Eating more slowly may be a crucial lifestyle change to help prevent metabolic syndrome.
Tokyo: People who eat slowly are less likely to become obese or develop metabolic syndrome, a cluster of heart disease, diabetes and stroke risk factors, according to a study.
Metabolic syndrome occurs when someone has any of three risk factors that include abdominal obesity, high fasting blood sugar, high blood pressure, high triglycerides and/or low high-density lipoprotein (HDL) cholesterol.
Researchers at Hiroshima University in Japan evaluated 642 men and 441 women, average age 51.2 years, who did not have metabolic syndrome in 2008.
They divided the participants into three groups depending on how they described their usual eating speed: slow, normal or fast.
After five years, the researchers found that fast eaters were more likely (11.6 per cent) to have developed metabolic syndrome than normal eaters (6.5 per cent) or slow eaters (2.3 per cent).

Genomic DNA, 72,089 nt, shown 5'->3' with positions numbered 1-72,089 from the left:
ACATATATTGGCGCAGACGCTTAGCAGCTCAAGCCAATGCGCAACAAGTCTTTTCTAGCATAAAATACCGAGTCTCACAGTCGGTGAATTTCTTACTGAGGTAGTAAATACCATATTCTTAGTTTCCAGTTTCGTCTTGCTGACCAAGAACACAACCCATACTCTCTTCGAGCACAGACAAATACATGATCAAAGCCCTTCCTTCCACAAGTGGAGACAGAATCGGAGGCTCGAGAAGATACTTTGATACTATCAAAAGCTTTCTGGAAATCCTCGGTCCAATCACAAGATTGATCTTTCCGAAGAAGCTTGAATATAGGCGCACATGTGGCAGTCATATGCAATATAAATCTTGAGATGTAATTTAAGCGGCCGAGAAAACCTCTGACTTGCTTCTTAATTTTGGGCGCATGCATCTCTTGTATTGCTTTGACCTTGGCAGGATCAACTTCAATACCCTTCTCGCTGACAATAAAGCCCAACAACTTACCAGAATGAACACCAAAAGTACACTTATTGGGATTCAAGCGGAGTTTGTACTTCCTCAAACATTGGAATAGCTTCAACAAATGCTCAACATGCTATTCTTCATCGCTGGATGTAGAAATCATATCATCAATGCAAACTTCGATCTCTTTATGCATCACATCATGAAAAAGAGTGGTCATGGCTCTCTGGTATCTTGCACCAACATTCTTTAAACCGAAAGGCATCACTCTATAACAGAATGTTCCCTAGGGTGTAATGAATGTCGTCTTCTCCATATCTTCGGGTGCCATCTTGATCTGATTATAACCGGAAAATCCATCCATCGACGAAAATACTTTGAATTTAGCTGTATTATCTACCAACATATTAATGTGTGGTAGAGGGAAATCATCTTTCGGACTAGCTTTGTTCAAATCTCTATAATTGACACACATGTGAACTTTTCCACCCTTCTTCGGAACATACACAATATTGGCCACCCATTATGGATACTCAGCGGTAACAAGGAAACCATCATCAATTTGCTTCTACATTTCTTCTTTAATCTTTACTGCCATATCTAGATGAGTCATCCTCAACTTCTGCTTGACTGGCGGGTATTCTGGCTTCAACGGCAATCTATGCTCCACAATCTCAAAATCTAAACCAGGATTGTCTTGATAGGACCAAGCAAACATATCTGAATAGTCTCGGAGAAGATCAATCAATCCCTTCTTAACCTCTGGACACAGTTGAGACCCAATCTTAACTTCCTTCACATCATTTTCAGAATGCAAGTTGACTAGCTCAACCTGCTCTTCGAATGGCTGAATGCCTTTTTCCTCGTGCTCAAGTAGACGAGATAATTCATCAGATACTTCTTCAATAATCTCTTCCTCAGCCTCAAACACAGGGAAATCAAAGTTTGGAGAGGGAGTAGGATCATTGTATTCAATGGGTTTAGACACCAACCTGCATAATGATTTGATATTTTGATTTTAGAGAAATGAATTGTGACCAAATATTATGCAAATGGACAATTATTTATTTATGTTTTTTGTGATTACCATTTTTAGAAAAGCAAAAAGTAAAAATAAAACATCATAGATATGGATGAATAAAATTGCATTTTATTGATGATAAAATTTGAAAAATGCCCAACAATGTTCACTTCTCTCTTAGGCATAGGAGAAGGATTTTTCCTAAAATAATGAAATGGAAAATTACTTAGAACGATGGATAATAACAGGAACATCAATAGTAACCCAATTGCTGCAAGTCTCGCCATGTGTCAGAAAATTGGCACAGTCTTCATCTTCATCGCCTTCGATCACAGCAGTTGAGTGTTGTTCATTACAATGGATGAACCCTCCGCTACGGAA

Faster eating speed was associated with more weight gain, higher blood glucose and larger waistline, they found.
"Eating more slowly may be a crucial lifestyle change to help prevent metabolic syndrome," said Takayuki Yamaji, cardiologist at Hiroshima University.
"When people eat fast they tend not to feel full and are more likely to overeat. Eating fast causes bigger glucose fluctuation, which can lead to insulin resistance," said Yamaji, author of the preliminary research presented at the American Heart Association's Scientific Sessions 2017.